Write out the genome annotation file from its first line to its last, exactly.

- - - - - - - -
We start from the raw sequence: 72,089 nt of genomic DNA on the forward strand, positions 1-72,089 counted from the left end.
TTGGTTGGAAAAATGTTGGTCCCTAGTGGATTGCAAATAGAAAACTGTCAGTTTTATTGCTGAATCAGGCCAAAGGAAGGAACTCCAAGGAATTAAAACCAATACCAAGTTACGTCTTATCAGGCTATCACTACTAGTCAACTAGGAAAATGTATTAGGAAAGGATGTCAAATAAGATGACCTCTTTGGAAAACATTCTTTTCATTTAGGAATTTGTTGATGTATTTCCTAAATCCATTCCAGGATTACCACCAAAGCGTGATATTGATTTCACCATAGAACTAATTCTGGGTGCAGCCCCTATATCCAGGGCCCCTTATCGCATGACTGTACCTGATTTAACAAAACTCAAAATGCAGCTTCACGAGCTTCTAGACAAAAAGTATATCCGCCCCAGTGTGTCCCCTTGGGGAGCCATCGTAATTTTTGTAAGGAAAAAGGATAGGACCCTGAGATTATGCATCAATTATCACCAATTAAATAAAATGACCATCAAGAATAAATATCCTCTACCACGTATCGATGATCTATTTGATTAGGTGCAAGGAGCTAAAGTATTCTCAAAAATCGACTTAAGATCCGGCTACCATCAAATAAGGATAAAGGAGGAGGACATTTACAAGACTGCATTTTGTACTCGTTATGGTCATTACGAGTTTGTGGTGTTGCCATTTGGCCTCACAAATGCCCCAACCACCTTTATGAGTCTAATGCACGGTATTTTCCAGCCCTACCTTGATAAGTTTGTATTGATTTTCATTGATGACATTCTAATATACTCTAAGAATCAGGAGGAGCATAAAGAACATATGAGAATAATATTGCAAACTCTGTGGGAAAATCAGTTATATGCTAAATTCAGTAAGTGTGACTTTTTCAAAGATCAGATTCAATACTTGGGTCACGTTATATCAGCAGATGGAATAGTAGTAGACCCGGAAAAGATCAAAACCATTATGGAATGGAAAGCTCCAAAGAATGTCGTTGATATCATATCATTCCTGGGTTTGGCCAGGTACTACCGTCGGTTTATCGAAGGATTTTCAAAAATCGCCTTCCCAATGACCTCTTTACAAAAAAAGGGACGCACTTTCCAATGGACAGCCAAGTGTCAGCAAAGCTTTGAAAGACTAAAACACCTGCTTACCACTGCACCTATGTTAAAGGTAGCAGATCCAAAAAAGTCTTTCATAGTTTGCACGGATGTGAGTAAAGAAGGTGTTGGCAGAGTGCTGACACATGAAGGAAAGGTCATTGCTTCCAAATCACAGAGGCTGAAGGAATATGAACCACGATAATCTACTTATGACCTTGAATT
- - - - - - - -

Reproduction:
We start from the raw sequence: 72,089 nt of genomic DNA on the forward strand, positions 1-72,089 counted from the left end.
TTGGTTGGAAAAATGTTGGTCCCTAGTGGATTGCAAATAGAAAACTGTCAGTTTTATTGCTGAATCAGGCCAAAGGAAGGAACTCCAAGGAATTAAAACCAATACCAAGTTACGTCTTATCAGGCTATCACTACTAGTCAACTAGGAAAATGTATTAGGAAAGGATGTCAAATAAGATGACCTCTTTGGAAAACATTCTTTTCATTTAGGAATTTGTTGATGTATTTCCTAAATCCATTCCAGGATTACCACCAAAGCGTGATATTGATTTCACCATAGAACTAATTCTGGGTGCAGCCCCTATATCCAGGGCCCCTTATCGCATGACTGTACCTGATTTAACAAAACTCAAAATGCAGCTTCACGAGCTTCTAGACAAAAAGTATATCCGCCCCAGTGTGTCCCCTTGGGGAGCCATCGTAATTTTTGTAAGGAAAAAGGATAGGACCCTGAGATTATGCATCAATTATCACCAATTAAATAAAATGACCATCAAGAATAAATATCCTCTACCACGTATCGATGATCTATTTGATTAGGTGCAAGGAGCTAAAGTATTCTCAAAAATCGACTTAAGATCCGGCTACCATCAAATAAGGATAAAGGAGGAGGACATTTACAAGACTGCATTTTGTACTCGTTATGGTCATTACGAGTTTGTGGTGTTGCCATTTGGCCTCACAAATGCCCCAACCACCTTTATGAGTCTAATGCACGGTATTTTCCAGCCCTACCTTGATAAGTTTGTATTGATTTTCATTGATGACATTCTAATATACTCTAAGAATCAGGAGGAGCATAAAGAACATATGAGAATAATATTGCAAACTCTGTGGGAAAATCAGTTATATGCTAAATTCAGTAAGTGTGACTTTTTCAAAGATCAGATTCAATACTTGGGTCACGTTATATCAGCAGATGGAATAGTAGTAGACCCGGAAAAGATCAAAACCATTATGGAATGGAAAGCTCCAAAGAATGTCGTTGATATCATATCATTCCTGGGTTTGGCCAGGTACTACCGTCGGTTTATCGAAGGATTTTCAAAAATCGCCTTCCCAATGACCTCTTTACAAAAAAAGGGACGCACTTTCCAATGGACAGCCAAGTGTCAGCAAAGCTTTGAAAGACTAAAACACCTGCTTACCACTGCACCTATGTTAAAGGTAGCAGATCCAAAAAAGTCTTTCATAGTTTGCACGGATGTGAGTAAAGAAGGTGTTGGCAGAGTGCTGACACATGAAGGAAAGGTCATTGCTTCCAAATCACAGAGGCTGAAGGAATATGAACCACGATAATCTACTTATGACCTTGAATT